Research Associate (Postdoc) to work in David Morgan's biomedical research laboratory on causes and treatments of Alzheimer's disease. Pay scale will be equal to NIH NRSA awards depending upon years of experience. Seeking highly motivated individual with capability of working independently. Applicant will also be trained in grant writing and managing an NIH funded research laboratory.
This position will work on an NIH funded project to understand the role of neuroinflammation in moderating the pathologies found in the Alzheimer's disease brain. This project will use existing mouse models of tauopathy and amyloid deposition, and will also include measures of inflammation markers from human CSF samples. Aims of the project will investigate the role of systemic immune activation on the extent of tau pathology in mice of different ages. Some of the studies will require small animal surgeries, experiments in cultured cells and production of adeno-associated viral vectors. Measurements will include assessments of mouse behavior, analysis of histological sections, and neurochemical measures of markers of pathology and inflammation. The laboratory is very well equipped with new instrumentation including a Zeiss Axioscan digital scanning microscope. a Biorad Chemidoc Gel imaging systems, a Quanterix Simoa automated Elisa instrument, a mouse behavior core facility, and a shared Thermo Scientific LC/MS core. In addition to laboratory research, the fellow will be trained in the afomrat used to write research grants, the ability to manage multiple projects simultaneously and the supervision of 2 or more personnel working on your projects. Training will also be provided in how to develop 1 hour lecture for scientific and educational purposes.
The position requires a doctoral degree in a biomedical research discipline which included at least 4 years of experience in a research laboratory. Individual should be familiar with common biological laboratory research practices and have a basic understanding of biochemistry, molecular biology, cell biology and physiology. Applicants should be experienced with being able to conduct research studies independently, scientific record keeping, collections and analysis of figures and tables, fundamental statistical analysis, and the format of preparing results for publication as a scientific manuscript. Good command of spoken and written English is a requirement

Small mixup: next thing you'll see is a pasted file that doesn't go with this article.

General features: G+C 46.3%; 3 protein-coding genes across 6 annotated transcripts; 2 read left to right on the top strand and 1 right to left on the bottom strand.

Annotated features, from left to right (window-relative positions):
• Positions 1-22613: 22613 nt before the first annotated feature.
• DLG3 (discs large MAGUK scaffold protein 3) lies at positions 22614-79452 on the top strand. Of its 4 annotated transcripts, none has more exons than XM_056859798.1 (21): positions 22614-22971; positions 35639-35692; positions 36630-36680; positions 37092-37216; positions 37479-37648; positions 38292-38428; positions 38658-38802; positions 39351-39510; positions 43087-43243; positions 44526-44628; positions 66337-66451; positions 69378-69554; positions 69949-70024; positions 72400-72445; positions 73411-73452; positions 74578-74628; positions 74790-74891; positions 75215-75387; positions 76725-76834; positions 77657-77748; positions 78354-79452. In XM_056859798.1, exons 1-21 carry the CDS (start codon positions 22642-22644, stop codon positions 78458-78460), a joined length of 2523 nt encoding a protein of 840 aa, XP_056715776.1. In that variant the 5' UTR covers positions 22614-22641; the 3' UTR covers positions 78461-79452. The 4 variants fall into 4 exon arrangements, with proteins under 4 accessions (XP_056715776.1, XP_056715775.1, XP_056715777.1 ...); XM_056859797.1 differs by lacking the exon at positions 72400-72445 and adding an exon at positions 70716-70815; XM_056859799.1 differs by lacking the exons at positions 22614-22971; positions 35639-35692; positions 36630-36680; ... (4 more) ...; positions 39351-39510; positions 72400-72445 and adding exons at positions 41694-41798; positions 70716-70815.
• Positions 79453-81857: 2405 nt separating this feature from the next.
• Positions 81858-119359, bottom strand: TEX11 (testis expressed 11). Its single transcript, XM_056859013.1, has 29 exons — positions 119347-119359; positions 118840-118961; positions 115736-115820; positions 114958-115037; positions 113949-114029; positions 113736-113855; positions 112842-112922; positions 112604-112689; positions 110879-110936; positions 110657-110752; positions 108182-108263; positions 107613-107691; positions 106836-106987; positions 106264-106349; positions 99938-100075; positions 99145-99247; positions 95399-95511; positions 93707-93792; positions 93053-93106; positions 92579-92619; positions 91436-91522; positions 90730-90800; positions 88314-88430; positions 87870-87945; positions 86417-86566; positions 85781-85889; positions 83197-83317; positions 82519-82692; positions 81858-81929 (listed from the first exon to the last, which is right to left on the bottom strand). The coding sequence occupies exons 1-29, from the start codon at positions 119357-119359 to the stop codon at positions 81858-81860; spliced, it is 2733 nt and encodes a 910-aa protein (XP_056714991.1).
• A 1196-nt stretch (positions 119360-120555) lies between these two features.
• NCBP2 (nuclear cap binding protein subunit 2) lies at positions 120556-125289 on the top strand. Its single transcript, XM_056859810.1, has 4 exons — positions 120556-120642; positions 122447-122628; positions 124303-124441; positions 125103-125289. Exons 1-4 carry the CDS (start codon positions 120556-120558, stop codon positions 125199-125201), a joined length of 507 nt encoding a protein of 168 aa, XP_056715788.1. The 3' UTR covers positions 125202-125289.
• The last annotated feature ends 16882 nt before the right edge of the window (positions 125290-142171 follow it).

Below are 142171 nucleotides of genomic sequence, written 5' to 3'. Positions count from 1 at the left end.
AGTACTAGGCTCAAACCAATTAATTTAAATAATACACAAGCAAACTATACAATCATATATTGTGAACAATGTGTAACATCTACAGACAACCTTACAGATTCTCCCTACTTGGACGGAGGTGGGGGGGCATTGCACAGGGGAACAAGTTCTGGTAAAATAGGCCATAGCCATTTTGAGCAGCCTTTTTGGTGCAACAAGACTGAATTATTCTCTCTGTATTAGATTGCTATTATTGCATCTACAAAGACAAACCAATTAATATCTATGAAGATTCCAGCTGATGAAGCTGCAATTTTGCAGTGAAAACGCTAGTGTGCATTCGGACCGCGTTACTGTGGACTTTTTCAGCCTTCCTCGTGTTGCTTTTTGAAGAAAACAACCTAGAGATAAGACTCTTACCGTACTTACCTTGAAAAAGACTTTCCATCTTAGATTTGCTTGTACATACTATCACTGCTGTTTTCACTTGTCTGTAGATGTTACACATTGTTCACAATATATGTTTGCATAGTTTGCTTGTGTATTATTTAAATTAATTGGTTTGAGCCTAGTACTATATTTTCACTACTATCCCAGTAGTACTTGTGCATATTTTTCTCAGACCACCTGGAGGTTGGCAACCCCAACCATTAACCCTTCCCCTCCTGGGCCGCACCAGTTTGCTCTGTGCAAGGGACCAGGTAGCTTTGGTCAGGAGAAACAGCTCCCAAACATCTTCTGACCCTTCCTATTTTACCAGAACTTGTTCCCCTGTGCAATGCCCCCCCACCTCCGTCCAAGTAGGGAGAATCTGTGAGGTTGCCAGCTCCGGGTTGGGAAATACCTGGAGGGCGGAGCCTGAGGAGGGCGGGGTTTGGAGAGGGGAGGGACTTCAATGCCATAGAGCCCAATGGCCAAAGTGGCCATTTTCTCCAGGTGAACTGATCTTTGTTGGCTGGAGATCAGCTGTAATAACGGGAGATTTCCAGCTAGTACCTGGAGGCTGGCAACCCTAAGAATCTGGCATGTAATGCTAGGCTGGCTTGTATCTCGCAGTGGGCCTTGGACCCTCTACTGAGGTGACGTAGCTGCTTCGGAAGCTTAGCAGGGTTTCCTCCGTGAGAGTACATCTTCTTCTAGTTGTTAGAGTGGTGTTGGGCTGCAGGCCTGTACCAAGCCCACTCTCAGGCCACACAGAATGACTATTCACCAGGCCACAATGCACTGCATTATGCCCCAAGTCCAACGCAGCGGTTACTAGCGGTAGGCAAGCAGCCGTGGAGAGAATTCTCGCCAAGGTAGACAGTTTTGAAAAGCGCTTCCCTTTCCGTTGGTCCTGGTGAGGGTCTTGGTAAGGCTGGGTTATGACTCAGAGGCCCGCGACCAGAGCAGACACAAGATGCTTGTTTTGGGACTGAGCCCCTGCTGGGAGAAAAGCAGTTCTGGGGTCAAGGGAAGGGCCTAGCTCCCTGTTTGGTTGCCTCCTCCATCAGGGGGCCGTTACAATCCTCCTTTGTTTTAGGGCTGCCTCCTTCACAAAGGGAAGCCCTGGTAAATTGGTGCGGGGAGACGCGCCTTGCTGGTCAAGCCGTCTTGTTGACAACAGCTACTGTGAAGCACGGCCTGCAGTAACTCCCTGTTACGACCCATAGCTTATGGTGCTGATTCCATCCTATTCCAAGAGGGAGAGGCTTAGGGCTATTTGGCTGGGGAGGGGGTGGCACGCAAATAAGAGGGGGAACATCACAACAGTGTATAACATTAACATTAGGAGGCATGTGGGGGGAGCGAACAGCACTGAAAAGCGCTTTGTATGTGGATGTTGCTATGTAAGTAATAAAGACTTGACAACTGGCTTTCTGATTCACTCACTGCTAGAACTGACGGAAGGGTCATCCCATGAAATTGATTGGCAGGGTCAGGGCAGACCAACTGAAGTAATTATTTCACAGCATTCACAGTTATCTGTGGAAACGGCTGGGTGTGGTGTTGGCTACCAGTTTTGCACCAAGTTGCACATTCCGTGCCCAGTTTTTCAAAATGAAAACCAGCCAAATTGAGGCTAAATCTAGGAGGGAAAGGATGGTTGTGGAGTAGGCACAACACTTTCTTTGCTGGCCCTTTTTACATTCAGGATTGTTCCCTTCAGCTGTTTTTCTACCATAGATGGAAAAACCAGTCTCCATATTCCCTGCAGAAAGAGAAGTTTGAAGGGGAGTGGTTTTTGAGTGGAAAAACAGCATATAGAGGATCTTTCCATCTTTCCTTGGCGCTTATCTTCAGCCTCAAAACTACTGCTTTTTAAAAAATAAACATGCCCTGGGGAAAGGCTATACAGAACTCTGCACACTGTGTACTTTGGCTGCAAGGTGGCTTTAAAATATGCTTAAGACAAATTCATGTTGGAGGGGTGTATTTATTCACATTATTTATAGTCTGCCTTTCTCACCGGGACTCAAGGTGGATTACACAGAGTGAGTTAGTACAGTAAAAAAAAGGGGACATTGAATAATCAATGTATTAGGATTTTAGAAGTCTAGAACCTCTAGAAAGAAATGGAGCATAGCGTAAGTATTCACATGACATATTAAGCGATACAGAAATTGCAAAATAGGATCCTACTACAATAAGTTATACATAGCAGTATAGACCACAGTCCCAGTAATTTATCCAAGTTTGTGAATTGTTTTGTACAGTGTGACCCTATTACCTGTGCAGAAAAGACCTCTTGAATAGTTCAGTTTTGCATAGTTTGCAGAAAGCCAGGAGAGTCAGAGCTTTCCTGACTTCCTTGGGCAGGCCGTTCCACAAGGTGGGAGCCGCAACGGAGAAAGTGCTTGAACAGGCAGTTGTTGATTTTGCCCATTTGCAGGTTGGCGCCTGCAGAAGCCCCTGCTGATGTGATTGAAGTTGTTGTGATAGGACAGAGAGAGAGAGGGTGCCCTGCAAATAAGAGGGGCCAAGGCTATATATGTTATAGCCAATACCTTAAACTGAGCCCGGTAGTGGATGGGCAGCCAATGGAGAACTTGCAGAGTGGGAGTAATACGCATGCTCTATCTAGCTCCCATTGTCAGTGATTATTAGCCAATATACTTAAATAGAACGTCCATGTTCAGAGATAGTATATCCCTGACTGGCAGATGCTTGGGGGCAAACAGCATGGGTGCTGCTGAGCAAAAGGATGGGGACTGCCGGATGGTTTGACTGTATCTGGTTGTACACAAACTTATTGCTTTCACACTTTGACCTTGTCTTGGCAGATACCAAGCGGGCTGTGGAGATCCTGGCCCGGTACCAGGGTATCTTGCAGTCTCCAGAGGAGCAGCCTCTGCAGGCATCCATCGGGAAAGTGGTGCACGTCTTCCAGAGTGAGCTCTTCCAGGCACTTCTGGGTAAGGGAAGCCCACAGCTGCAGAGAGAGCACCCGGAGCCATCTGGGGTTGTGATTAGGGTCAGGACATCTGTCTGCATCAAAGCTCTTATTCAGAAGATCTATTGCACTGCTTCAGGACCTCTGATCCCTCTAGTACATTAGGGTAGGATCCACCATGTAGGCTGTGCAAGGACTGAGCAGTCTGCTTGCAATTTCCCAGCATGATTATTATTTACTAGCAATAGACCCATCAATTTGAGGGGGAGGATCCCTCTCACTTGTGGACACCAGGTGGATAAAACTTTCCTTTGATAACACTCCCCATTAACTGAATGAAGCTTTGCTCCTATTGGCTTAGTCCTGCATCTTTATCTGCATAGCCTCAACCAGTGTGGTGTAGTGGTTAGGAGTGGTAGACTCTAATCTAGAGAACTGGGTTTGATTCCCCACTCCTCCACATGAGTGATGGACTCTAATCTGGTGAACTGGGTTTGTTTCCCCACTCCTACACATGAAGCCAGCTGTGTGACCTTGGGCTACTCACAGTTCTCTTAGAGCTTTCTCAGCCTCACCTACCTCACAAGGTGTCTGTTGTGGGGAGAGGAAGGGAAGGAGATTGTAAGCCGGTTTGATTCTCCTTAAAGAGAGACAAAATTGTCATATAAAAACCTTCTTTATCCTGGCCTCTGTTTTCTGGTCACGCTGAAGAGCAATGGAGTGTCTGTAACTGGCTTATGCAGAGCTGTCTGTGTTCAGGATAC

Training in the discipline of neuroscience is highly desired. Past experience in the field of Alzheimer's research is also highly desired. Experience with some or all of the following techniques will also be desired; testing of mouse behavior; tisssue collection techniques such as brain dissection, blood collection, CSF collection; histological sectioning, staining and analysis; neurochemical measurements by western, northern, southern blotting, Elisa methods; small animal surgery techniques, especially intracranial injections; molecular biology techniques such as cloning and viral vector production, PCR techniques; cell biology techniques such as transient transfections, development of stable transfected cell lines, differentiation of iPSCs into neural cell types. Ability to analyze big data sets from methods such as RNA Seq or Mass spec based proteomics would also be desirable.
Required Application Materials
Curriculum Vitae, names and contact information of 3 references, 1-2 page statement highlighting past acomplishemnts and stating goals for the next 10 years.
Review of Applications Begins On
Summary of Health Risks
Work with animals or unfixed animal tissue.
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